It’s been a journey for Jennifer Walker to figure out that anxiety and related depression was no longer something they could manage with self-care alone. Here’s how they’re getting help and moving forward.
A new study from the ArthritisPower research registry found that following a mindfulness therapy program may help patients with rheumatic diseases, like osteoarthritis and rheumatoid arthritis, decrease their anxiety and stress levels.
Mood disorders commonly coexist with chronic physical health ailments, and new research suggests depression and anxiety might make it harder for PsA patients to achieve minimal disease activity (MDA).
A new study found that cognitive behavioral talk therapy may treat sleep issues in people dealing with osteoarthritis and insomnia.
People with chronic pain from arthritis and other conditions may be at an increased risk of having suicidal thoughts and behavior. Learn more about this link and when and how to get help.
More research is needed to understand why mental health conditions are linked to low “medication persistence” — the amount of time from starting to stopping a medication.
When conditions like arthritis and chronic pain cause pain, disability, and other physical changes to your body, it’s natural for self-esteem to dip. Here’s what other patients report about their experience coping with changes to their identity and body image.
When treatment for inflammatory arthritis escalates, so does the risk of depression and anxiety — and there are many possible explanations for this link.
But it’s not entirely clear whether being unemployed, perhaps due to arthritis-related disability, leads to depression, or whether having depression and arthritis increases the risk of unemployment.
According to study authors, ‘psychological treatments that combine a focus on increasing valued activity with improving inflammatory arthritis patients’ mindfulness could be useful for reducing fatigue-related disability.’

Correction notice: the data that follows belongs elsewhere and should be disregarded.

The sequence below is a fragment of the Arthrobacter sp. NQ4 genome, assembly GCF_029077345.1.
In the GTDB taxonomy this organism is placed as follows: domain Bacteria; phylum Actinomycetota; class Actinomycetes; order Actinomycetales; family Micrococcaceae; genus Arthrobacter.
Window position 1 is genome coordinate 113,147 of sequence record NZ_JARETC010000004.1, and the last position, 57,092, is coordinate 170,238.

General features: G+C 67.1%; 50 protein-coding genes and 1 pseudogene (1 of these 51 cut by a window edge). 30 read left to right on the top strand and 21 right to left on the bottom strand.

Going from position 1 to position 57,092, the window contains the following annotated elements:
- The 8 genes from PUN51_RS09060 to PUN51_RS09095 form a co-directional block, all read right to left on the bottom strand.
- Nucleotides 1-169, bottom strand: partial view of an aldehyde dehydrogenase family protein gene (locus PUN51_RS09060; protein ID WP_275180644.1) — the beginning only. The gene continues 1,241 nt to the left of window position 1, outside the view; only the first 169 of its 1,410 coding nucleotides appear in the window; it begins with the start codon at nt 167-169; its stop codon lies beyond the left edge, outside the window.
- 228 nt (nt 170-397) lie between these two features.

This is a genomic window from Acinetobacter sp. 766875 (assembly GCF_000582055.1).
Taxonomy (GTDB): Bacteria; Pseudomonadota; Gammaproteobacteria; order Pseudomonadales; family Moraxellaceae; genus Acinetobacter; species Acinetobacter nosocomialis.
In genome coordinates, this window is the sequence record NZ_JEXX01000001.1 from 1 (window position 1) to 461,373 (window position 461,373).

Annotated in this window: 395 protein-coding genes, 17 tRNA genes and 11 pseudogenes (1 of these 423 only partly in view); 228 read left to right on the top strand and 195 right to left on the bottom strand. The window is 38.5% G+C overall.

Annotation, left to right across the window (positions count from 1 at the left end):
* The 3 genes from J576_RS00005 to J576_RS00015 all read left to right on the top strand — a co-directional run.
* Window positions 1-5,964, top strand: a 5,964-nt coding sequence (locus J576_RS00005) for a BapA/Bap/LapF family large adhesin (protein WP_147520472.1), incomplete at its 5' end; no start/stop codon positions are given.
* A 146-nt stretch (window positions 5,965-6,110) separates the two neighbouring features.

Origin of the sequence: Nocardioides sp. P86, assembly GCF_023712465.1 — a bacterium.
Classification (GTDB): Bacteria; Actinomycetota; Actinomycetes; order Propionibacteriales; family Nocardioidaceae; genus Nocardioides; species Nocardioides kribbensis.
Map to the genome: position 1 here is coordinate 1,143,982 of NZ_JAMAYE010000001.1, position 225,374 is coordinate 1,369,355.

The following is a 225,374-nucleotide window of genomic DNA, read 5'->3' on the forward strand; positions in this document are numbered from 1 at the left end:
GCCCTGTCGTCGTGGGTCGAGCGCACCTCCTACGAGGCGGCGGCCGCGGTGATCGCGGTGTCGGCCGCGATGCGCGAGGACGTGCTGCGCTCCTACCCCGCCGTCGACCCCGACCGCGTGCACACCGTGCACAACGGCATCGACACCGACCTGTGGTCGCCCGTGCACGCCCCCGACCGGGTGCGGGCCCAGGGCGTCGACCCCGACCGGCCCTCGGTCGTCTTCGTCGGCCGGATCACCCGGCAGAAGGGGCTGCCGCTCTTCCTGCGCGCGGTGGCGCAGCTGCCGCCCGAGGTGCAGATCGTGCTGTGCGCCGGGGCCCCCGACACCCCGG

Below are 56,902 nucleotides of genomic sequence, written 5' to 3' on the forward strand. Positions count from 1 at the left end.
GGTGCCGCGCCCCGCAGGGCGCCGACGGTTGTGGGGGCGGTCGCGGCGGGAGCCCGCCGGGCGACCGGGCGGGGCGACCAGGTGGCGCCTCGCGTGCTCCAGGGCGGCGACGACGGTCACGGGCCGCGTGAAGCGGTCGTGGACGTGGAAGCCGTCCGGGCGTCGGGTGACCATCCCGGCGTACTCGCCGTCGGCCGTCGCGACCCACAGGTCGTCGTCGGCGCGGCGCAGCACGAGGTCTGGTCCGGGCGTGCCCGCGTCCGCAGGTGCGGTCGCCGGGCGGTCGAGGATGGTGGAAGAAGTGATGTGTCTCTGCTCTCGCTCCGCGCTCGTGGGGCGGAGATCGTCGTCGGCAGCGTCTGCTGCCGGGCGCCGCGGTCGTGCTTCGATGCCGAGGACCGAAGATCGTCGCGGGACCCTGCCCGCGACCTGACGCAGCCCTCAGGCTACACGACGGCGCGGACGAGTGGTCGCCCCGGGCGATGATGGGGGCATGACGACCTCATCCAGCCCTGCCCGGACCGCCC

CBT is rooted in the idea that the way you perceive situations influences the way you feel, and that you have the ability to change your thought patterns to feel better.
‘I’m no Perfect Pollyanna. But I just don’t want the experience of living with a chronic illness — I’ve had RA for more than a decade — to be negative 24/7.’
This advice from Laurie Ferguson, PhD, clinical psychologist and Director of Education Development at the Global Healthy Living Foundation, can help you process all of the emotions you’re feeling right now to help you fight anxiety and feel more in control.
Writing can help us admit to our feelings, accept our fear, manage our anxiety, and move through serious trauma.
This advice from Laurie Ferguson, PhD, clinical psychologist and Director of Education Development at the Global Healthy Living Foundation, can help reduce anxiety and stress.
Several studies also show that depression and chronic illness feed off each other in the worst ways.
This advice from mental health experts and fellow patients could help prevent a bad day from become a bad week, month, or worse.
Geography, sex, and sexual orientation seemed to affect mental health too.
‘It soon became pretty clear that if I did not start listening to my sick body now, I would pay dearly for it later.’
Widespread inflammation could may be the connecting factor between depression and autoimmune conditions such as RA.
Overwhelming feelings of worry and dread are common among people with arthritis, but that doesn’t mean you have to live with them.
Stress and arthritis can be a vicious cycle. Any one of these tips can help you improve your stress management and coping strategies.
Eileen Davidson wasn’t prepared for the emotional and mental health roller coaster that followed her rheumatoid arthritis diagnosis. Here’s what she learned along the way.